Large numbers of house-elves are also employed at Hogwarts School of Witchcraft and Wizardry.  They work the kitchens, preparing feasts for the entire school. They also move luggage to and from rooms and clean the dormitories and other areas. 

The Society for the Promotion of Elfish Welfare (S.P.E.W.) was group founded by Hogwarts student Hermione Granger in response to what she saw as gross injustice in the treatment of house elves during the quidditch world cup.  Despite attracting little interest or sympathy in her campaign from fellow students, Hermione persisted, employing tactics such as badge-making and petitioning, albeit with very little effect. Eventually, she started knitting hats and socks which she left lying around, hoping to free some unsuspecting elf who picked them up and put them on while cleaning the common room.  In due course, the elves became angry at Hermione’s attempts at liberation by stealth. The friendliest house-elves working at the school, Dobby and Winky, were considered disgraces by the rest of their colleagues; this is due to Dobby accepting payment and a holiday whilst Winky despairs after she loses her master, turning to drink and doing no work.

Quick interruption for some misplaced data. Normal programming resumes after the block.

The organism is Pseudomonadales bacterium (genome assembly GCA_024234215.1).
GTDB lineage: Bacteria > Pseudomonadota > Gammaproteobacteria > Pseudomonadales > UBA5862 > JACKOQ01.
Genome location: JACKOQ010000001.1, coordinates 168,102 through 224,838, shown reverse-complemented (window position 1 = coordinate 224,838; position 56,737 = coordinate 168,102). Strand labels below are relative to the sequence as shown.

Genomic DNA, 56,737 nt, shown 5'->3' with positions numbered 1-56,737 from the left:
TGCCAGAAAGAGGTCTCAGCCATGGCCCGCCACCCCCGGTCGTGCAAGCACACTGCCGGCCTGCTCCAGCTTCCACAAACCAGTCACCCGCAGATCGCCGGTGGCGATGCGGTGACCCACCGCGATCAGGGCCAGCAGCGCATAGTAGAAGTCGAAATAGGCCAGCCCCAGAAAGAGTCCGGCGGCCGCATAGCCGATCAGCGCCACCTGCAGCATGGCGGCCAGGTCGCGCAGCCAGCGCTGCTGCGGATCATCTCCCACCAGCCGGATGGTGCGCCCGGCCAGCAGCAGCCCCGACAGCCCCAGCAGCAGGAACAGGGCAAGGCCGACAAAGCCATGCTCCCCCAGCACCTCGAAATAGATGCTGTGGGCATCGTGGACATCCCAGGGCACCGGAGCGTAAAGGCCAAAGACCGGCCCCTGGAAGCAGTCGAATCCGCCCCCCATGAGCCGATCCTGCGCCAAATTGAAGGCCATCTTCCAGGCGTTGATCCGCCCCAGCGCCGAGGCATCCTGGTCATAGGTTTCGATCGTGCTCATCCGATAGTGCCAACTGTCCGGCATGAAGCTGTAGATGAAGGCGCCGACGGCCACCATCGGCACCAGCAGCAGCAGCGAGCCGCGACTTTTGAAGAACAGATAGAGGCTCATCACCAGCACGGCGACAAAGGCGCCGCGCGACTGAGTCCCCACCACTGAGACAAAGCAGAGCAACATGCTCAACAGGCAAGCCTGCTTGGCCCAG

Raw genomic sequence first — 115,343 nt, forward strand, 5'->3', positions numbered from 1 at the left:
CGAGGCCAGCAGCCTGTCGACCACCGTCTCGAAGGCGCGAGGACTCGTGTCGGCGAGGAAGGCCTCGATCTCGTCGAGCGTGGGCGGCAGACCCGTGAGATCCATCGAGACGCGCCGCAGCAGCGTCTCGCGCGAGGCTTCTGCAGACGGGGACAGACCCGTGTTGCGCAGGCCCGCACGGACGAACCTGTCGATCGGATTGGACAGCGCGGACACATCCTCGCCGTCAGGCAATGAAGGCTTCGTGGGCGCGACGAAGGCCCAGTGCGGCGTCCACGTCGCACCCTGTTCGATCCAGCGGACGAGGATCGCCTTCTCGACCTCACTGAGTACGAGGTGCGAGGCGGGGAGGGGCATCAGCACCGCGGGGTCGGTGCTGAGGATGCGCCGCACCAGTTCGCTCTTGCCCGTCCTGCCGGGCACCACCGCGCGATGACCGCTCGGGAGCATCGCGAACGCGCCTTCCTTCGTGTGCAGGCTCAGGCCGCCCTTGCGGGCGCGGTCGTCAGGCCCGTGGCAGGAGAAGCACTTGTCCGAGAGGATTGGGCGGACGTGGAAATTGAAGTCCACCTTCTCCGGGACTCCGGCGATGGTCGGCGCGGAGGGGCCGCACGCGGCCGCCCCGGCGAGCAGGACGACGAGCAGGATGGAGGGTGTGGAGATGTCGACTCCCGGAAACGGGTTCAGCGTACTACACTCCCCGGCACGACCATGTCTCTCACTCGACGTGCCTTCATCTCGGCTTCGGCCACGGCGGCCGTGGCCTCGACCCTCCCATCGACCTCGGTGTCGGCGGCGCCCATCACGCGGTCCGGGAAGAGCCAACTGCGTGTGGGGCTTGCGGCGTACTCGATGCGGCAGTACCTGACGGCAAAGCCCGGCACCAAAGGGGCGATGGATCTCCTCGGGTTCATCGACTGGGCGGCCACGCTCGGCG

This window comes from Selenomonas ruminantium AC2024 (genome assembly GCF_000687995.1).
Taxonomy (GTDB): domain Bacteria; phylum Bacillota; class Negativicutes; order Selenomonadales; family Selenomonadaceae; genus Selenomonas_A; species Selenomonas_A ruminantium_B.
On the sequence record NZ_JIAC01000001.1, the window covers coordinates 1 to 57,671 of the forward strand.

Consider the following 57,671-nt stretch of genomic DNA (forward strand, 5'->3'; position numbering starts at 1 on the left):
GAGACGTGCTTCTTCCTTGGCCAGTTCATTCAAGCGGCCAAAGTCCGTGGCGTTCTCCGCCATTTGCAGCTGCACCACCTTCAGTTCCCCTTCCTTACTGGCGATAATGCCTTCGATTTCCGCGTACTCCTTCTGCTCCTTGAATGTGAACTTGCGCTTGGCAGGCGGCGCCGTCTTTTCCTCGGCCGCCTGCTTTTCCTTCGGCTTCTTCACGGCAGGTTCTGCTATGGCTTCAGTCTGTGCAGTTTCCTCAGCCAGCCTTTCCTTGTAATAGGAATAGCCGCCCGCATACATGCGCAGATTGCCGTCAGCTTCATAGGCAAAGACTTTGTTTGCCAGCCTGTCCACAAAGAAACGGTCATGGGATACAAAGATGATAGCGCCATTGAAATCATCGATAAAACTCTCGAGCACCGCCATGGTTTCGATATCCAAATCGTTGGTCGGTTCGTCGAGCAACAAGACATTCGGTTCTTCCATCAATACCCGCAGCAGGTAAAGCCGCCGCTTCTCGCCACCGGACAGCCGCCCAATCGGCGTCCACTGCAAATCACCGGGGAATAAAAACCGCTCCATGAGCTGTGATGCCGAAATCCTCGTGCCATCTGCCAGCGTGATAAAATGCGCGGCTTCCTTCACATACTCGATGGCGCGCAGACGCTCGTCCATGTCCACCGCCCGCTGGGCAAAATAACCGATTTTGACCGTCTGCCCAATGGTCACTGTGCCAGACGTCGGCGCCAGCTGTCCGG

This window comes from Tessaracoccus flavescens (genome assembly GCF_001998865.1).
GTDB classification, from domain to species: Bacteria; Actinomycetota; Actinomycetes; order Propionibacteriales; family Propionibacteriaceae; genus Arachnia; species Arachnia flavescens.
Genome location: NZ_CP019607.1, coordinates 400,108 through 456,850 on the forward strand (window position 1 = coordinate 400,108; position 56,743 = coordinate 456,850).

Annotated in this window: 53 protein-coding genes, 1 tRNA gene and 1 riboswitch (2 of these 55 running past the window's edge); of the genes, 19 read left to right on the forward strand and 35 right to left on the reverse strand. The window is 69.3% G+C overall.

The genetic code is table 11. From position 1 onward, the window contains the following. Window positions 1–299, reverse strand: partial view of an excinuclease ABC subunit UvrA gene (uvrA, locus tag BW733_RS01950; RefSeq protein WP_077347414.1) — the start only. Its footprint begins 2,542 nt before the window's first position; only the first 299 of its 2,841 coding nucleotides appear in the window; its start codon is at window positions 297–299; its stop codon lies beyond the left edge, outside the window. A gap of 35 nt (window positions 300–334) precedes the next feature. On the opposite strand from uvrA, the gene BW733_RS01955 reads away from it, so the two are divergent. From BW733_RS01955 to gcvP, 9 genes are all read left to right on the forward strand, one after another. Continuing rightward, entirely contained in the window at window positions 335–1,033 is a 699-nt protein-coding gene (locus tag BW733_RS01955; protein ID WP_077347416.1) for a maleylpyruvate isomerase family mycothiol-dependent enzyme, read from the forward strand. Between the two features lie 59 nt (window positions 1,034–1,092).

Rowling’s are serious and rounded characters.  She preserves the significance of clothes to their release and incorporates the brownies’ work ethic, although the element of enslavement against which Hermione campaigns is not derived from British tradition.

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Charles Kingsley & ‘The water babies’

“and so there may be fairies in the world, and they may be just what makes the world go round…”

WB goble